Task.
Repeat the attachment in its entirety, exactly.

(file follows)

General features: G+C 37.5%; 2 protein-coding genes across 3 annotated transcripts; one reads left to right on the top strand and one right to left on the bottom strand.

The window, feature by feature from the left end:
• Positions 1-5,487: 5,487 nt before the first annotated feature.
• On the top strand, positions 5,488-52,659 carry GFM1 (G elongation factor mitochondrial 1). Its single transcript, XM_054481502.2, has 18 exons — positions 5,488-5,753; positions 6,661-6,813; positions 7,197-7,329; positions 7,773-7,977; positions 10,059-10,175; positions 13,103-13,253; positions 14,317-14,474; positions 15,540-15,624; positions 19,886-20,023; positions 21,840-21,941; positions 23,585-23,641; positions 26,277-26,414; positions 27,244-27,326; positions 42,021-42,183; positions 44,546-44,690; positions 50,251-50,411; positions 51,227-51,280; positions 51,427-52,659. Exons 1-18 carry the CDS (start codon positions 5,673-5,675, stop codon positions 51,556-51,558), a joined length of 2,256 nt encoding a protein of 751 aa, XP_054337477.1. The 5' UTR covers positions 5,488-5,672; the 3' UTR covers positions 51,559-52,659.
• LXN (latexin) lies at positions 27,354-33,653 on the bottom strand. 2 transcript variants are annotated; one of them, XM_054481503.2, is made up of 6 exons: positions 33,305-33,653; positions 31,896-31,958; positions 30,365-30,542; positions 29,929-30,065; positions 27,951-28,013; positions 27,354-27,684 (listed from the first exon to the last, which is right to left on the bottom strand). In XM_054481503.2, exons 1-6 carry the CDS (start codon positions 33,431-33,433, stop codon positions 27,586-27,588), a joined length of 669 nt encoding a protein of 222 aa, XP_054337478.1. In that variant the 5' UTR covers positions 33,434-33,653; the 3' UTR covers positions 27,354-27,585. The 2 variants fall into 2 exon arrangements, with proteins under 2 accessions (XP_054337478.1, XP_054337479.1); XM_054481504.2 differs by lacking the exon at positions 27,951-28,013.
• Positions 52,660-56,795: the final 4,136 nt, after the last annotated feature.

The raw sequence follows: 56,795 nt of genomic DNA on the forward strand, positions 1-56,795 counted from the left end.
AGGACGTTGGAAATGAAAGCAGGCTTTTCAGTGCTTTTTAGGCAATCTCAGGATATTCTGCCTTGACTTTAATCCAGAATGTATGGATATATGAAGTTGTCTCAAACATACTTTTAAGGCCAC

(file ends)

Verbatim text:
General features: G+C 37.5%; 2 protein-coding genes across 3 annotated transcripts; one reads left to right on the top strand and one right to left on the bottom strand.

The window, feature by feature from the left end:
• Positions 1-5,487: 5,487 nt before the first annotated feature.
• On the top strand, positions 5,488-52,659 carry GFM1 (G elongation factor mitochondrial 1). Its single transcript, XM_054481502.2, has 18 exons — positions 5,488-5,753; positions 6,661-6,813; positions 7,197-7,329; positions 7,773-7,977; positions 10,059-10,175; positions 13,103-13,253; positions 14,317-14,474; positions 15,540-15,624; positions 19,886-20,023; positions 21,840-21,941; positions 23,585-23,641; positions 26,277-26,414; positions 27,244-27,326; positions 42,021-42,183; positions 44,546-44,690; positions 50,251-50,411; positions 51,227-51,280; positions 51,427-52,659. Exons 1-18 carry the CDS (start codon positions 5,673-5,675, stop codon positions 51,556-51,558), a joined length of 2,256 nt encoding a protein of 751 aa, XP_054337477.1. The 5' UTR covers positions 5,488-5,672; the 3' UTR covers positions 51,559-52,659.
• LXN (latexin) lies at positions 27,354-33,653 on the bottom strand. 2 transcript variants are annotated; one of them, XM_054481503.2, is made up of 6 exons: positions 33,305-33,653; positions 31,896-31,958; positions 30,365-30,542; positions 29,929-30,065; positions 27,951-28,013; positions 27,354-27,684 (listed from the first exon to the last, which is right to left on the bottom strand). In XM_054481503.2, exons 1-6 carry the CDS (start codon positions 33,431-33,433, stop codon positions 27,586-27,588), a joined length of 669 nt encoding a protein of 222 aa, XP_054337478.1. In that variant the 5' UTR covers positions 33,434-33,653; the 3' UTR covers positions 27,354-27,585. The 2 variants fall into 2 exon arrangements, with proteins under 2 accessions (XP_054337478.1, XP_054337479.1); XM_054481504.2 differs by lacking the exon at positions 27,951-28,013.
• Positions 52,660-56,795: the final 4,136 nt, after the last annotated feature.

The raw sequence follows: 56,795 nt of genomic DNA on the forward strand, positions 1-56,795 counted from the left end.
AGGACGTTGGAAATGAAAGCAGGCTTTTCAGTGCTTTTTAGGCAATCTCAGGATATTCTGCCTTGACTTTAATCCAGAATGTATGGATATATGAAGTTGTCTCAAACATACTTTTAAGGCCAC